If you're seeing this message, it means we're having trouble loading external resources on our website.

If you're behind a web filter, please make sure that the domains *.kastatic.org and *.kasandbox.org are unblocked.

Main content
Current time:0:00Total duration:13:16

Video transcript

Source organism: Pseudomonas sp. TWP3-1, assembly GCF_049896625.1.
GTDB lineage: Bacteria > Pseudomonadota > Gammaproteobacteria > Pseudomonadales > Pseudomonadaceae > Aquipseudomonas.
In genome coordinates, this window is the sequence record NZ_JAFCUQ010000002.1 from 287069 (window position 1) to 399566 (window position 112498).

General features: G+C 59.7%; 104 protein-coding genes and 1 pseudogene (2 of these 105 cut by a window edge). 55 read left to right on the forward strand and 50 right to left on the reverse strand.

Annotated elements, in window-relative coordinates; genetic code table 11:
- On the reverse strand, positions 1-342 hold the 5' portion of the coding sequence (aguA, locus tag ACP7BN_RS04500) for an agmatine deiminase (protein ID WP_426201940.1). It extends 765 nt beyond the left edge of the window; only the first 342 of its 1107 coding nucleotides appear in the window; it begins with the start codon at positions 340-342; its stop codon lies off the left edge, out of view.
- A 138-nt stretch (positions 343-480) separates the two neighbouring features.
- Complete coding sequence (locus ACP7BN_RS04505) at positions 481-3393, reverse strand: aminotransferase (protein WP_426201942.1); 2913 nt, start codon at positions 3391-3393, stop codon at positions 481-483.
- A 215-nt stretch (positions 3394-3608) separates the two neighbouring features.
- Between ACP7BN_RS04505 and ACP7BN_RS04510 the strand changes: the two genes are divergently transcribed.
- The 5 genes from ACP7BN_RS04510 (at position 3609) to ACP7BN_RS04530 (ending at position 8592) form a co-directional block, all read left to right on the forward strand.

In this video, I want to talk about how the neuron resting potential is created, and how it relates to concentration differences in some of the important ions involved in neuron function. Because understanding the concepts involved in the neuron resting potential will help us understand other neuron membrane potential changes, like the graded potentials and the action potentials. So here I've drawn kind of a blown up neuron. So we'll have the soma in red, the axon in green, and one dendrite in blue. And I've blown up the dendrite axon really large just so I have some space to draw. It's useful to consider the formation of the neuron resting potential in imaginary steps. But in reality, they all occur simultaneously. So first, let's consider a neuron with no resting potential. So it's not more positive outside or more negative inside the membrane. And we'll consider that all these key ions have the same concentration inside and outside the neuron. So that there are no concentration gradients for organic anions, potassium, sodium chloride, or calcium. Now the neuron is going to be creating organic anions and adding them to the cytoplasm. And as organic anions are being created, most of which are proteins with a net negative charge, these extra negative charges that are being added to the inside of the membrane, are going to create a small membrane potential. So that now it'll be more negative inside the membrane of the neuron because of these extra negative charges. But this will be something small, like maybe it'll be somewhere around -5 millivolts. I don't actually know what this would be, but it's going to be some small membrane potential. That's not going to be enough for the neuron to function. But even with a small membrane potential there will now be an electrical force acting on the organic anions because they will be attracted to the more positively charged outside of the membrane. So that the electrical force will be trying to drive organic anions out of the neuron. But they won't be able to leave because it turns out that the membrane is highly impermeable to the organic anions. And the same will be true for the diffusion force caused by the higher concentration of organic anions inside the neuron compared outside the neuron. Even though these electrochemical driving forces are trying to make the organic anions leave, they can't get past the neuron membrane. So they're trapped inside the neuron. So no changes will happen to the concentrations of the organic anions, and no further changes will happen to the membrane potential at this imaginary step. The same is not going to be true for the other ions. Because the neuron membrane has channels in its membrane called leak channel, or leakage channels. And these channels allow these ions to pass across the membrane, although how easily these ions ca cross the membrane to the leak channels is very different for the different ions. And these leak channels are open all the time. They're not gated. So they're not opening and closing in response to some kind of stimulus. For the next imaginary step, let's consider what happens when we add the sodium potassium pump to the neuron membrane. So this is going to be our sodium potassium pump. This will be an active ion transporter. It will use the energy of one adenosine triphosphate molecule. I'll write as ATP for short. To actively transport three sodium ions outside the neuron in exchange for two potassium ions being transported to the inside of the neuron. Now by moving more positive charges outside the neuron then it's moving inside the neuron, that's going to make the membrane potential bigger. It's going to make it more negative inside the neuron membrane. I'm not sure exactly what size of change that would be but it's going to be something small. Let's just say for example, it might be around -10 millivolts. So now we have a bigger membrane potential. But it's still probably too small for the neuron to function. Far more importantly than this change to the membrane potential however, is that we're going to have a big change to the concentrations of potassium and sodium inside the neuron. By pumping potassium inside the neuron, we will now get a much larger concentration of potassium on the inside of the neuron than we have on the outside of the neuron. And by pumping sodium outside of the neuron, we're now going to have a much smaller concentration of sodium on the inside of the neuron compared to the concentration of sodium on the outside of the neuron. Now you may be wondering why the concentrations of potassium and sodium changed inside the neuron. But they didn't change on the outside of the neuron. And the reason for that, is that the extracellular fluid, all of this fluid outside of the neuron, is huge. And the total number of ions outside the neuron, and the extracellular fluid, is very large. Compared to the volume of the cytoplasm inside the neuron, and the total number of ions inside the neuron. So that any of these movements of ions across the membrane of a neuron, is really going to only change the concentration of ions inside the neuron. And any change the concentrations of ions in the extracellular fluid is going to be negligible. It's going to be so small it's not even worth considering. There are now opposing forces on the potassium ions. The electrical force will be trying to drive these cations in to the more negative inside of the cell. But the diffusion force will be trying to drive potassium out of the cell, from a higher concentration to a lower concentration. At typical neuron ion concentrations, at this imaginary step, the diffusion force would actually be much larger than the electrical force. So while there are forces pointed in opposite directions acting on potassium, the net electrochemical driving force, that is the larger diffusion force minus the smaller electrical force, will cause a net movement of potassium ions out of the neuron through the leak channels. As potassium ions are leaving the neuron and carrying their positive charges out of the neuron, that is going to make the inside of the neuron membrane more negative. The membrane potential is going to get bigger and bigger with each potassium ion that leaves. And it's going to continue to do so until the membrane potential is big enough that the electrical force trying to drive potassium ions into the neuron is the same size, but in the opposite direction, as the diffusion force trying to drive potassium ions out of the neuron. When these forces are the same size and pointing in opposite directions, there is no net movement of potassium ions into or out of the neuron. The occasional potassium ion will wander out or wander into the neuron, but in basically even amounts. For potassium, at typical neuron ion concentrations, this might occur around -70 millivolts. Which is more than enough of a membrane potential for the neuron to function. The membrane potential, where an ion has balanced electrical and diffusion forces so that there's no net movement of that ion across the membrane anymore, is called the equilibrium potential. It's also called the reversal potential. Now it actually doesn't take that many potassium ions to exit the neuron, to reach the equilibrium potential for potassium. It's something like less than 1% of 1% of all the potassium ions in the neuron have to leave for potassium to reach its equilibrium potential. So that the effect on the intracellular concentration of potassium is really negligible. This process does take a little time though. Because most of the membrane is impermeable to potassium, and they can only squeeze out through the leak channels. Now for sodium ions, both the electrical force and the diffusion force are strongly trying to drive sodium into the neuron. Because it's a cation, so it's attracted to the negative inside of the neuron membrane, and its concentration is much higher outside the neuron than inside the neuron. If we had a membrane that was only permeable to sodium, these cations would flow into the neuron until so many positive charges entered the neuron, that it actually wouldn't be negative inside anymore. It would actually become positive, at which point the electrical force would switch. And it would have to get quite positive inside the neuron for the electrical force to get big enough to balance the diffusion force, to reach the equilibrium potential of sodium. Which at typical neuron ion concentrations may be around positive 50 millivolts. Without input however, when the neuron membrane is at rest, the permeability of the membrane to sodium is actually quite a bit less than it is for potassium. And in fact, the permeability of the resting neuron membrane to sodium is something like 4% of that potassium. So quite a bit less. But because some sodium is able to squeeze through these leak channels, bringing some positive charges into the neuron, that is going to affect the membrane potential a little bit. So that instead of being at the potassium equilibrium potential of around -70 millivolts, at this imaginary step it might settle in around -60 millivolts. And that's actually a pretty typical neuron resting potential. When the membrane is permeable to multiple ions that have electrochemical driving forces, the resulting membrane potential is a weighted average of the equilibrium potentials of those ions weighted by their permeability. At rest, the neuron membrane is much more permeable to potassium ions than it is to sodium ions. So that the resting potential is much closer to equilibrium potential of potassium than it is to that of sodium. Because the concentrations and permeabilities of ions are usually stable in most resting neurons, the resting potential is usually stable as well. Now neither potassium or sodium is at its equilibrium potential, however. So there will be a small amount of net movement of both ions across the membrane. A little bit of potassium will be dribbling out of the membrane. And a little bit of sodium will be dribbling into the membrane. This will be matched by ongoing activity of the sodium potassium pump, which not only creates these concentration gradients in the first place, but also maintains them over time. The resting membrane usually has an intermediate permeability to chloride ions, of around 45% of the permeability to potassium ions. In contrast to potassium and sodium, whose concentration gradients play a big role in creating the resting membrane potential, for chloride the resting membrane potential plays a big role in determining its concentration gradient. The membrane potential drives chloride out of the neuron, until its concentration gradient is big enough to balance it. So that normally there's a very small concentration of chloride ions inside the neuron compared to the outside. And because of that, the equilibrium potential for chloride is usually at or close to the typical resting potential for a neuron of around -60 millivolts. Most neurons have other active means of decreasing the intracellular concentration of chloride though. The main one being the chloride potassium symporter. And this drives chloride out of the neuron by harnessing the diffusion force acting on potassium ions. So it lets potassium move out of the neuron like it wants to, and it harnesses that energy to also push more chloride ions out of the neuron, further decreasing the intracellular concentration of chloride. Because of this, the equilibrium potential of chloride for most neurons is usually not at the resting potential of around -60 millivolts. But instead, it's around -70 millivolts, which will cause some inward chloride flow, leading to a minor change in the resting potential to a more negative value. Although usually the change is negligible. Most neurons also have active means to decrease the intracellular concentration of calcium, so that there is a small concentration of calcium ions inside the neuron compared to the outside of the neuron. The main one of these being the sodium calcium exchanger, which I'll show right here, that drives calcium out of the neuron by harnessing the energy of the electrical and diffusion forces acting on sodium. So that the calcium sodium exchanger allows sodium to enter the neuron in exchange for pumping calcium out of the neuron. And this creates strong electrical and diffusion forces trying to drive calcium into the neuron. And these forces are so big that the equilibrium potential of calcium wouldn't be reached until the inside of the membrane was around positive 120 millivolts, to flip the electrical force to balance the diffusion force trying to drive calcium into the neuron. But it turns out that the resting membrane permeability to calcium is actually quite small. So that it usually has little affect on the resting membrane potential. So while the concentration gradients of chloride and calcium ions tend to have little effect on the resting membrane potential of most neurons, they do play major roles in other aspects of neuron functions. Which we'll talk about in later videos.